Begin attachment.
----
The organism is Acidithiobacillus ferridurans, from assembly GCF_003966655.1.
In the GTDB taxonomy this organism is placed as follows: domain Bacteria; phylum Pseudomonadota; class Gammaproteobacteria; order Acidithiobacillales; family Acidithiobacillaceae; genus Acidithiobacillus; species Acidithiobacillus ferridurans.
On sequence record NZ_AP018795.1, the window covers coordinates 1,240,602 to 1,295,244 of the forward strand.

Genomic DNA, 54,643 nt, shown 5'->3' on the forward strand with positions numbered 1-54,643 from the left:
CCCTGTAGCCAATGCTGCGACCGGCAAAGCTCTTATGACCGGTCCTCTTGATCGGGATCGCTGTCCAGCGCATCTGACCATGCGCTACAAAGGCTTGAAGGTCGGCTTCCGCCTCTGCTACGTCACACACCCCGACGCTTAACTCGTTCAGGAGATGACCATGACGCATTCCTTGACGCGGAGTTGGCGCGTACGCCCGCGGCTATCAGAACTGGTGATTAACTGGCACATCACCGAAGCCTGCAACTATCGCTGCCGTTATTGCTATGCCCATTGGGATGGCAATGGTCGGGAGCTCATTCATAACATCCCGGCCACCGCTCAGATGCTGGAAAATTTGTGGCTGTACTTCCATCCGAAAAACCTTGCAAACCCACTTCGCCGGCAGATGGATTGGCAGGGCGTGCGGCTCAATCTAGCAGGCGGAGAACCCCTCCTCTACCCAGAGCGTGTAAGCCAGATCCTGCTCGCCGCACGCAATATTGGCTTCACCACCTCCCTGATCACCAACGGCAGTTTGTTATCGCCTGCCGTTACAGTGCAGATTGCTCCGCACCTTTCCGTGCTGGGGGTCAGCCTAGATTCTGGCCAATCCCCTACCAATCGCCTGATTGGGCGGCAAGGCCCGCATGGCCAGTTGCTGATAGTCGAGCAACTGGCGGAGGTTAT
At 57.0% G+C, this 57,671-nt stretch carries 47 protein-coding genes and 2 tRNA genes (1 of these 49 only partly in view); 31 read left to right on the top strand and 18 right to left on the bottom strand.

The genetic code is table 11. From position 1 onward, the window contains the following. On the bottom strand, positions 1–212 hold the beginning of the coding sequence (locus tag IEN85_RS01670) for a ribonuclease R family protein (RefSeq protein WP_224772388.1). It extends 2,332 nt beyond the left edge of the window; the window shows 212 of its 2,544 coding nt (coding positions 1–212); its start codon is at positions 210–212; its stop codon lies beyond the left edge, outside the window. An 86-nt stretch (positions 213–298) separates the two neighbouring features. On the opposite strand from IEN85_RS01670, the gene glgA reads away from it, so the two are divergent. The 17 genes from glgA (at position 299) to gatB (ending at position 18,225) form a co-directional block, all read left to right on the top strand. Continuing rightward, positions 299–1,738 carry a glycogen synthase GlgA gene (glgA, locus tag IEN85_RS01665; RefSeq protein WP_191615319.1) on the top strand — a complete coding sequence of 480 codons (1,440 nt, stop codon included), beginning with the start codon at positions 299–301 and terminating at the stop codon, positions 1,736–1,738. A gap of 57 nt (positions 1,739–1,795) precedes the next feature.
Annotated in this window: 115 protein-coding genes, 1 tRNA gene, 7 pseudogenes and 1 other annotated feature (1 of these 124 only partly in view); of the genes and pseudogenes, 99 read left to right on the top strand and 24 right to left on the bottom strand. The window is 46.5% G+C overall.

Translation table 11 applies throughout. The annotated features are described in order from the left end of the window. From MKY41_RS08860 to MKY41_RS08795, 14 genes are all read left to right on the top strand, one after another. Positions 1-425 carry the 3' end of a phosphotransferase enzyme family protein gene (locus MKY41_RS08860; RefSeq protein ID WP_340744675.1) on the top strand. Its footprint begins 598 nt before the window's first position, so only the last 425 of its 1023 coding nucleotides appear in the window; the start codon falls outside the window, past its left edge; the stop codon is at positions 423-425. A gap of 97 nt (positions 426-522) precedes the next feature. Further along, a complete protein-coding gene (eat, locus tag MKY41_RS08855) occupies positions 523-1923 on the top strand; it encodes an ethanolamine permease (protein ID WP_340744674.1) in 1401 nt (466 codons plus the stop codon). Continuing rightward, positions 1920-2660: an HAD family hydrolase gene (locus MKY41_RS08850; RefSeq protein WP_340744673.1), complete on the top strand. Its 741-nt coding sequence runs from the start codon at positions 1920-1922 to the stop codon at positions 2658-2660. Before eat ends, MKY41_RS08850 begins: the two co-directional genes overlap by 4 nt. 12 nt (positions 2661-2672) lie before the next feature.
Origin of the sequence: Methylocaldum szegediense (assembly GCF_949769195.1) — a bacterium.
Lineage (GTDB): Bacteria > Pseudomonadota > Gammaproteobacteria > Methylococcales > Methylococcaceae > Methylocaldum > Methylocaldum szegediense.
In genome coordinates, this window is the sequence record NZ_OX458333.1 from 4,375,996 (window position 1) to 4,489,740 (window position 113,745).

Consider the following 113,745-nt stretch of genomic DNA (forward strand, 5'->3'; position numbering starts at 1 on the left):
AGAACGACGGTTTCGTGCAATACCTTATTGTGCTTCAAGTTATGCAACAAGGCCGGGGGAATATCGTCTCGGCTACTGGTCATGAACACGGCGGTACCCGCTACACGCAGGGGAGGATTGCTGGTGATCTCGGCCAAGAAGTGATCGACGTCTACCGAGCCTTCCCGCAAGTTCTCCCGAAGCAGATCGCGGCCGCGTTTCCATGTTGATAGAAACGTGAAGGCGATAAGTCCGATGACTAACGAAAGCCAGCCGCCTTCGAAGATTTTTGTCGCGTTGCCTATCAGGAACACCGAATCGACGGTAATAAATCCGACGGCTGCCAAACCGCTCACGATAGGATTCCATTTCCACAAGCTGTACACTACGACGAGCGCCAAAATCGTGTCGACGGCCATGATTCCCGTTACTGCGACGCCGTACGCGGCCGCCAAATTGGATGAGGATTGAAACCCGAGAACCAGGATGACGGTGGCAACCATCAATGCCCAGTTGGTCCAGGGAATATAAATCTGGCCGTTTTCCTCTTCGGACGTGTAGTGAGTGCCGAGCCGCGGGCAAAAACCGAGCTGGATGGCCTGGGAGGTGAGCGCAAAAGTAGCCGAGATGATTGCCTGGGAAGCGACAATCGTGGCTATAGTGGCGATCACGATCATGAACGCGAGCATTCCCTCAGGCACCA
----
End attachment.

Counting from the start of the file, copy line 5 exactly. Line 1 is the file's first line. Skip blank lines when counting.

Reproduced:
CCCTGTAGCCAATGCTGCGACCGGCAAAGCTCTTATGACCGGTCCTCTTGATCGGGATCGCTGTCCAGCGCATCTGACCATGCGCTACAAAGGCTTGAAGGTCGGCTTCCGCCTCTGCTACGTCACACACCCCGACGCTTAACTCGTTCAGGAGATGACCATGACGCATTCCTTGACGCGGAGTTGGCGCGTACGCCCGCGGCTATCAGAACTGGTGATTAACTGGCACATCACCGAAGCCTGCAACTATCGCTGCCGTTATTGCTATGCCCATTGGGATGGCAATGGTCGGGAGCTCATTCATAACATCCCGGCCACCGCTCAGATGCTGGAAAATTTGTGGCTGTACTTCCATCCGAAAAACCTTGCAAACCCACTTCGCCGGCAGATGGATTGGCAGGGCGTGCGGCTCAATCTAGCAGGCGGAGAACCCCTCCTCTACCCAGAGCGTGTAAGCCAGATCCTGCTCGCCGCACGCAATATTGGCTTCACCACCTCCCTGATCACCAACGGCAGTTTGTTATCGCCTGCCGTTACAGTGCAGATTGCTCCGCACCTTTCCGTGCTGGGGGTCAGCCTAGATTCTGGCCAATCCCCTACCAATCGCCTGATTGGGCGGCAAGGCCCGCATGGCCAGTTGCTGATAGTCGAGCAACTGGCGGAGGTTAT